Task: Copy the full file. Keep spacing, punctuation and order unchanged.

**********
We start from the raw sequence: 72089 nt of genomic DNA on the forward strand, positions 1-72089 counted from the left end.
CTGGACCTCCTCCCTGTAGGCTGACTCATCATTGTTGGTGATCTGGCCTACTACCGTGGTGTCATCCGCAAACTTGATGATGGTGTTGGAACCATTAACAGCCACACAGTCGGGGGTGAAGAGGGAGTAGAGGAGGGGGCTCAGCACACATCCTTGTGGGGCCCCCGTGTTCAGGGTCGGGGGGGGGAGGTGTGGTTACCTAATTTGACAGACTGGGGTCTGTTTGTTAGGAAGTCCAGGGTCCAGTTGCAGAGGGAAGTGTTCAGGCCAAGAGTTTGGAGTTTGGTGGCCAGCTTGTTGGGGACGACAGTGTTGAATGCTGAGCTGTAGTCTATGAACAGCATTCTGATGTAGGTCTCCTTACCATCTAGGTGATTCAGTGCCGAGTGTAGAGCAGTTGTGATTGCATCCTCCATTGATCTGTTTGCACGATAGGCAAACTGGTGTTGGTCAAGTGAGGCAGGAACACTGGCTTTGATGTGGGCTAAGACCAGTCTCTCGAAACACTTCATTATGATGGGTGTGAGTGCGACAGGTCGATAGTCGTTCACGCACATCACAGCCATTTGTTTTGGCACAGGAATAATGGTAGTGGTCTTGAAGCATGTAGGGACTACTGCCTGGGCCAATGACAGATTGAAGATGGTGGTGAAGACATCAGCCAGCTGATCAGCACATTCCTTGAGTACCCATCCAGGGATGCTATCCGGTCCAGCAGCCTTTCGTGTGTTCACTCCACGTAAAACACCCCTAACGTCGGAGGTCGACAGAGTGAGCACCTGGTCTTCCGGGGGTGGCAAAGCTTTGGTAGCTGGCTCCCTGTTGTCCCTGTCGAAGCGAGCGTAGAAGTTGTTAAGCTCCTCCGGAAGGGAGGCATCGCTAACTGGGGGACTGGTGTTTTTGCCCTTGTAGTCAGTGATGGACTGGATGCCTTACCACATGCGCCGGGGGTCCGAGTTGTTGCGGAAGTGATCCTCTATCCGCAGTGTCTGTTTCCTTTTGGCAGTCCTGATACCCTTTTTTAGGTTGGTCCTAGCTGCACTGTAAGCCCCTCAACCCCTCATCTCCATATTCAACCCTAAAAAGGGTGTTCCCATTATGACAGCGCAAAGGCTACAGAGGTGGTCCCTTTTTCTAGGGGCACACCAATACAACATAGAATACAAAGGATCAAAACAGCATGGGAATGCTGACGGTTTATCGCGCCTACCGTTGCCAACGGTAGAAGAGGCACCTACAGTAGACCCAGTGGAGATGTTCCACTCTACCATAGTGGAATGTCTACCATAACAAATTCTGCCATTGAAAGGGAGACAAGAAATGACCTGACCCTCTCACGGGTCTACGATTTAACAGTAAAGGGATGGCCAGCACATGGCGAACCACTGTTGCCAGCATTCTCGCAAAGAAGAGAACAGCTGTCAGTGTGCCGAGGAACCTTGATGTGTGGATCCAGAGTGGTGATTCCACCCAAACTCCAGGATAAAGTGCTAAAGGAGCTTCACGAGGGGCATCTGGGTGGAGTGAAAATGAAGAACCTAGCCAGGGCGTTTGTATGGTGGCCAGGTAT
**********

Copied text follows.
We start from the raw sequence: 72089 nt of genomic DNA on the forward strand, positions 1-72089 counted from the left end.
CTGGACCTCCTCCCTGTAGGCTGACTCATCATTGTTGGTGATCTGGCCTACTACCGTGGTGTCATCCGCAAACTTGATGATGGTGTTGGAACCATTAACAGCCACACAGTCGGGGGTGAAGAGGGAGTAGAGGAGGGGGCTCAGCACACATCCTTGTGGGGCCCCCGTGTTCAGGGTCGGGGGGGGGAGGTGTGGTTACCTAATTTGACAGACTGGGGTCTGTTTGTTAGGAAGTCCAGGGTCCAGTTGCAGAGGGAAGTGTTCAGGCCAAGAGTTTGGAGTTTGGTGGCCAGCTTGTTGGGGACGACAGTGTTGAATGCTGAGCTGTAGTCTATGAACAGCATTCTGATGTAGGTCTCCTTACCATCTAGGTGATTCAGTGCCGAGTGTAGAGCAGTTGTGATTGCATCCTCCATTGATCTGTTTGCACGATAGGCAAACTGGTGTTGGTCAAGTGAGGCAGGAACACTGGCTTTGATGTGGGCTAAGACCAGTCTCTCGAAACACTTCATTATGATGGGTGTGAGTGCGACAGGTCGATAGTCGTTCACGCACATCACAGCCATTTGTTTTGGCACAGGAATAATGGTAGTGGTCTTGAAGCATGTAGGGACTACTGCCTGGGCCAATGACAGATTGAAGATGGTGGTGAAGACATCAGCCAGCTGATCAGCACATTCCTTGAGTACCCATCCAGGGATGCTATCCGGTCCAGCAGCCTTTCGTGTGTTCACTCCACGTAAAACACCCCTAACGTCGGAGGTCGACAGAGTGAGCACCTGGTCTTCCGGGGGTGGCAAAGCTTTGGTAGCTGGCTCCCTGTTGTCCCTGTCGAAGCGAGCGTAGAAGTTGTTAAGCTCCTCCGGAAGGGAGGCATCGCTAACTGGGGGACTGGTGTTTTTGCCCTTGTAGTCAGTGATGGACTGGATGCCTTACCACATGCGCCGGGGGTCCGAGTTGTTGCGGAAGTGATCCTCTATCCGCAGTGTCTGTTTCCTTTTGGCAGTCCTGATACCCTTTTTTAGGTTGGTCCTAGCTGCACTGTAAGCCCCTCAACCCCTCATCTCCATATTCAACCCTAAAAAGGGTGTTCCCATTATGACAGCGCAAAGGCTACAGAGGTGGTCCCTTTTTCTAGGGGCACACCAATACAACATAGAATACAAAGGATCAAAACAGCATGGGAATGCTGACGGTTTATCGCGCCTACCGTTGCCAACGGTAGAAGAGGCACCTACAGTAGACCCAGTGGAGATGTTCCACTCTACCATAGTGGAATGTCTACCATAACAAATTCTGCCATTGAAAGGGAGACAAGAAATGACCTGACCCTCTCACGGGTCTACGATTTAACAGTAAAGGGATGGCCAGCACATGGCGAACCACTGTTGCCAGCATTCTCGCAAAGAAGAGAACAGCTGTCAGTGTGCCGAGGAACCTTGATGTGTGGATCCAGAGTGGTGATTCCACCCAAACTCCAGGATAAAGTGCTAAAGGAGCTTCACGAGGGGCATCTGGGTGGAGTGAAAATGAAGAACCTAGCCAGGGCGTTTGTATGGTGGCCAGGTAT